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What the Mobilizer Should Ask

by Phil Bartle, PhD

Workshop Handout

Guidelines for What a Mobilizer Should Find Out

Here is a list of questions that can guide you about what information you need to find out about a community before you can be successful in organizing it for self help activities.

    How does one approach community elders and leaders?
    What is the physical geography:
    (surface, vegetation, altitude, climate)?
    What is the size (geography, area) of the community?
    What is the history of the community?
    What is the major technology (horticulture, herding, fishing, trading), crops,
    What is the economic system?
    Is there cash crop money?
    Exports from the community?
    Are their groups already active in self help?
    What are the important customs and beliefs?
    What are potential areas in which to begin self help activities?
    How are decisions made in the community?
    What are the roles of community leaders?
    What are the community sociological and demographic characteristics:
    Size (number of people)
    Location (on what major roads? Relation to other communities?)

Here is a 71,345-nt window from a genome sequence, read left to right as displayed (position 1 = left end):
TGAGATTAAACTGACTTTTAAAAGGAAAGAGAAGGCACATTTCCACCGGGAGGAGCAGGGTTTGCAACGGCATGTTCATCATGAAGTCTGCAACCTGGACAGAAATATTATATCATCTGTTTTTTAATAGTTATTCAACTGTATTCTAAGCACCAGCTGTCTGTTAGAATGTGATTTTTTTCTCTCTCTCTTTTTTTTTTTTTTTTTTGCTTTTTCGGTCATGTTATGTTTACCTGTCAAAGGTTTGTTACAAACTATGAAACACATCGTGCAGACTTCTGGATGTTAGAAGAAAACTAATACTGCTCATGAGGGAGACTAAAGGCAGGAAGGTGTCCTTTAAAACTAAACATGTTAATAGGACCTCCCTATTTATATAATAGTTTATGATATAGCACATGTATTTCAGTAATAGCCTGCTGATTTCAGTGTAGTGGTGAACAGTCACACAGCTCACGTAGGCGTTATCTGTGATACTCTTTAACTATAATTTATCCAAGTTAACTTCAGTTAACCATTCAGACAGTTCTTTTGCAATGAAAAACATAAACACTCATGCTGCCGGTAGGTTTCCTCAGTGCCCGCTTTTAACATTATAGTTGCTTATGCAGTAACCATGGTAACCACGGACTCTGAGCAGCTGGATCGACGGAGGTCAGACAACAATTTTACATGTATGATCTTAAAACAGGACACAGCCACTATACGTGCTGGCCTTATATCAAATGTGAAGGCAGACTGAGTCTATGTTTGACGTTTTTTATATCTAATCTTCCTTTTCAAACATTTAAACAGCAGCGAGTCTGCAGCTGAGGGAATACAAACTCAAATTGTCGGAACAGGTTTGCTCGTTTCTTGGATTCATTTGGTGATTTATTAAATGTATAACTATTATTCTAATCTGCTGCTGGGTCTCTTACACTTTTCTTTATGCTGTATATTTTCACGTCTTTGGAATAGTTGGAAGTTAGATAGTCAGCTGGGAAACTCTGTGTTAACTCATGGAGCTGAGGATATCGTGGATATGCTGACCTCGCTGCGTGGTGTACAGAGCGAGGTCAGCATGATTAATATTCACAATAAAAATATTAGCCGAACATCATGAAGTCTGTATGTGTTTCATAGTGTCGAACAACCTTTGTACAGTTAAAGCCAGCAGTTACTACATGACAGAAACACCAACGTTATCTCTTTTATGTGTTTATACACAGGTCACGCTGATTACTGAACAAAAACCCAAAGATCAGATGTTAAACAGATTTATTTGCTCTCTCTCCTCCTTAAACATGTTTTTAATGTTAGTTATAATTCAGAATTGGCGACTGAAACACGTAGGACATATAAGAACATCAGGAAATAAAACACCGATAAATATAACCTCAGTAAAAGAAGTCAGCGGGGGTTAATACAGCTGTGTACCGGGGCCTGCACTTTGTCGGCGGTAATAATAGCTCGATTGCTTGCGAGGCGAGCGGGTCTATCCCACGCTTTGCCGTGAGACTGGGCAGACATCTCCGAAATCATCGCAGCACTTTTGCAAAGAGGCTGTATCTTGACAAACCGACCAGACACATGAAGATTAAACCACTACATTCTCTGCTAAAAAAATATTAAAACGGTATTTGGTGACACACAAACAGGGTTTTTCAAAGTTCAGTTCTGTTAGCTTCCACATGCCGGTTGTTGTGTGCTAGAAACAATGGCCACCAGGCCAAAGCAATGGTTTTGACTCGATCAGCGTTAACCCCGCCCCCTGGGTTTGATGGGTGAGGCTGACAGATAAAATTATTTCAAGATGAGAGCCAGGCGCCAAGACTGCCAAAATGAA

Settlement pattern (how and where do people live, locate their houses?)
    Age structure (dependency ratio), pyramid
    Religious composition
    Levels of education and ratios
    Ethnic composition and
    Languages spoken.
    What is the gender situation, relations between men and women?
    How are women/men seen in roles:
    water, health, child raising, food production
    What is the health situation?
    How is disease understood and treated?
    Are there factions (political, religious, ethnic, clans)?
    Any violence?
    If there are factions, what is the potential for unity organizing?
    Who are the opinion leaders?
    Who is influential?
    Who are the educated people?
    How are they seen? and
    What people are away (eg in urban areas) that have an influence on the community?

In a workshop or seminar, discuss how each of these, when answered, can contribute to an understanding of the social organization of the community, and in predicting the possible success of social mobilization for self reliance, and what strategies might be most appropriate.

Are there other questions that should also be asked? Should any of the above questions be expanded to include specific details?


Situation Observation:

Situation Observation and Analysis

© Copyright 1967, 1987, 2007 Phil Bartle
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Last update: 2012.09.15

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